The Committee for Solidarity with the Argentinian People also worked to aid Israelis of Argentinian origin who underwent torture and bore witness to the concentration camps to testify in the various investigative committees that were established over the years. Slutzky says that these committees did not get media coverage, and that Yitzhak Shamir, who was the speaker of the Knesset at the time, made sure that these meetings were closed off the public in the name of security. Many members of the Committee for Solidarity with the Argentinian People, the Argentinian security services tracked dissidents in Israel through its embassy, which was located on Mapu Street in the heart of Tel Aviv.

The decision to file the freedom of information act was not an easy one. Slutzky: “There are people here who did not sign on to the request because they were afraid it would adversely affect Israel’s image. To this I say that these things will be published anyway in the United States, and whatever isn’t published will actually hurt Israel, since people suspect that Israel was Argentina’s main weapons supplier at the time — which simply isn’t true. Revealing these documents will actually give us a more complex picture and give us examples in which Israeli representatives actually acted to help the kidnapped.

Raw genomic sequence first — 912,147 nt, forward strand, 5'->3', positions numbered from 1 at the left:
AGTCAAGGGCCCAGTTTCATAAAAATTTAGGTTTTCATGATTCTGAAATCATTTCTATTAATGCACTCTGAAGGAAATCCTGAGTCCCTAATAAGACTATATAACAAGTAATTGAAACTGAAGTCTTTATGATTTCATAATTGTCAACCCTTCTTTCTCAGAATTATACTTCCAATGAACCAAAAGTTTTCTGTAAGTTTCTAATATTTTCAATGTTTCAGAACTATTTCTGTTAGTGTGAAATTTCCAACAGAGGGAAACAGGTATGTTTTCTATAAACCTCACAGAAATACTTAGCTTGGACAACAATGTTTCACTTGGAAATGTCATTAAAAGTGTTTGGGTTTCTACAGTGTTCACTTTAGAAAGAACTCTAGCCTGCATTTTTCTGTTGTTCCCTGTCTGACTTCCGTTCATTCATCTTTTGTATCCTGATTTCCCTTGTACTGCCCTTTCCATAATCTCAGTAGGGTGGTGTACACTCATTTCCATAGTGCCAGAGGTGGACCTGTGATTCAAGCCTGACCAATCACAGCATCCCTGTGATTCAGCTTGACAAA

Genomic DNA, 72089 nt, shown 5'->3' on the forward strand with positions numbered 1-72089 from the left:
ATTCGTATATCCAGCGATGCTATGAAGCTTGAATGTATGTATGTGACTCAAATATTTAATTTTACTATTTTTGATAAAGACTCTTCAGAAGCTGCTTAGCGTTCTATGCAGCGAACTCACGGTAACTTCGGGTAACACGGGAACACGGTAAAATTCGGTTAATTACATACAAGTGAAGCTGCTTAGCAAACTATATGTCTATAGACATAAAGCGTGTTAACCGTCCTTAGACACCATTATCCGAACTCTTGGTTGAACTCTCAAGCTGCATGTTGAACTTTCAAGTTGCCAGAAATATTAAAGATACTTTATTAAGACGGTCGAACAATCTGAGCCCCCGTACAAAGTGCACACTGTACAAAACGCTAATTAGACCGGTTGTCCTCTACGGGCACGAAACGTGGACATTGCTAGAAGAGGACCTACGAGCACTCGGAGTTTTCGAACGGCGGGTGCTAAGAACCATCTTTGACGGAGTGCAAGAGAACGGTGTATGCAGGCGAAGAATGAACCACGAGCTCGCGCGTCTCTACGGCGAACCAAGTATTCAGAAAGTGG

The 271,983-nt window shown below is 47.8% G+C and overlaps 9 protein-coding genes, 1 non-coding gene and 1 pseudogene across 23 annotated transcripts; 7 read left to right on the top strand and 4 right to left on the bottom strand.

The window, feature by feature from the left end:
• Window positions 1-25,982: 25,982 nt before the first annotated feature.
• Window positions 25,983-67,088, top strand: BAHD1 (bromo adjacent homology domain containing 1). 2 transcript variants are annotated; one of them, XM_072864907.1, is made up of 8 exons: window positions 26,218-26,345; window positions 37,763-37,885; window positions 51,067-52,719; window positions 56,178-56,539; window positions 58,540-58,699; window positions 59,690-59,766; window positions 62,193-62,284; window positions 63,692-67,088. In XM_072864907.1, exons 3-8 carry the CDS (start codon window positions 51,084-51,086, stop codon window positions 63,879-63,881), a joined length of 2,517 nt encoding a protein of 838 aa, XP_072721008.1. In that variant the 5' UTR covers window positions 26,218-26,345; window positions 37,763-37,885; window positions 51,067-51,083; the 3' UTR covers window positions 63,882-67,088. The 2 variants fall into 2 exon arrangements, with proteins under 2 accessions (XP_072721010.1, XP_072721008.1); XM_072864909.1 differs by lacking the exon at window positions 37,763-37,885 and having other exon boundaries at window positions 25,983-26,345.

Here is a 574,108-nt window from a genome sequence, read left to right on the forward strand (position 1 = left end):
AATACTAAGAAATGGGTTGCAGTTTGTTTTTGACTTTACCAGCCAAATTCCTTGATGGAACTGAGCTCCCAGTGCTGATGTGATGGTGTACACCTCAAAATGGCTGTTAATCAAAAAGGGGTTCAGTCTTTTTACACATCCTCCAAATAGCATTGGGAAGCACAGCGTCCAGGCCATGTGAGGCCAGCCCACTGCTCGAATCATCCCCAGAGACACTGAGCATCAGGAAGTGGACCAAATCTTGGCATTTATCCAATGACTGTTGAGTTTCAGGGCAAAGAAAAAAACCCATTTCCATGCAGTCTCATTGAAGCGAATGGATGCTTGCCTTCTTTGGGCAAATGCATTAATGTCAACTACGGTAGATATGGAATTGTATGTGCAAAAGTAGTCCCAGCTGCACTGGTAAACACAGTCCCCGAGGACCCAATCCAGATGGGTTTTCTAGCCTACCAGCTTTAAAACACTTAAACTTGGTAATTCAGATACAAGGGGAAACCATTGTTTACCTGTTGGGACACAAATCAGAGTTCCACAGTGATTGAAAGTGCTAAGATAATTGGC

Attorney Itay Mack, who filed the request, along with many other petitions regarding Israel’s ties with regimes that committed war crimes or crimes against humanity, told Local Call: “The research that I did, along with the conversations I had with many people, raises many questions on the true nature of the relations between Israel and the junta in Argentina, whether vis-a-vis security exports as well as aid to those who were persecuted and the disappeared.”

“What’s amazing is that even after 40 years those questions marks haven’t disappeared, and even those who are trying to put this behind them cannot do so entirely,” Mack adds.

“This is a community where many people are still dealing with trauma. The lack of information regarding the fate of their family members, where they are buried, what Israel did to help to persecuted, and what was the nature of its relationship with the junta only strengthens the trauma, and does not allow them to undergo a full recovery process. There are many circles of victims, and 40 years after the junta even those who did not lose loved ones still want to know what happened during that dark time.”

Michael Salisbury-Corech is an activist and a journalist. This article was first published in Hebrew on Local Call, where he is a blogger. Read it here.

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    1. Baladi Akka 1948

      “Forty years after the fall of Argentina’s murderous military dictatorship”
      I guess it’s a typo, but an article that starts out with such an error does not incite people to continue reading …

      Reply to Comment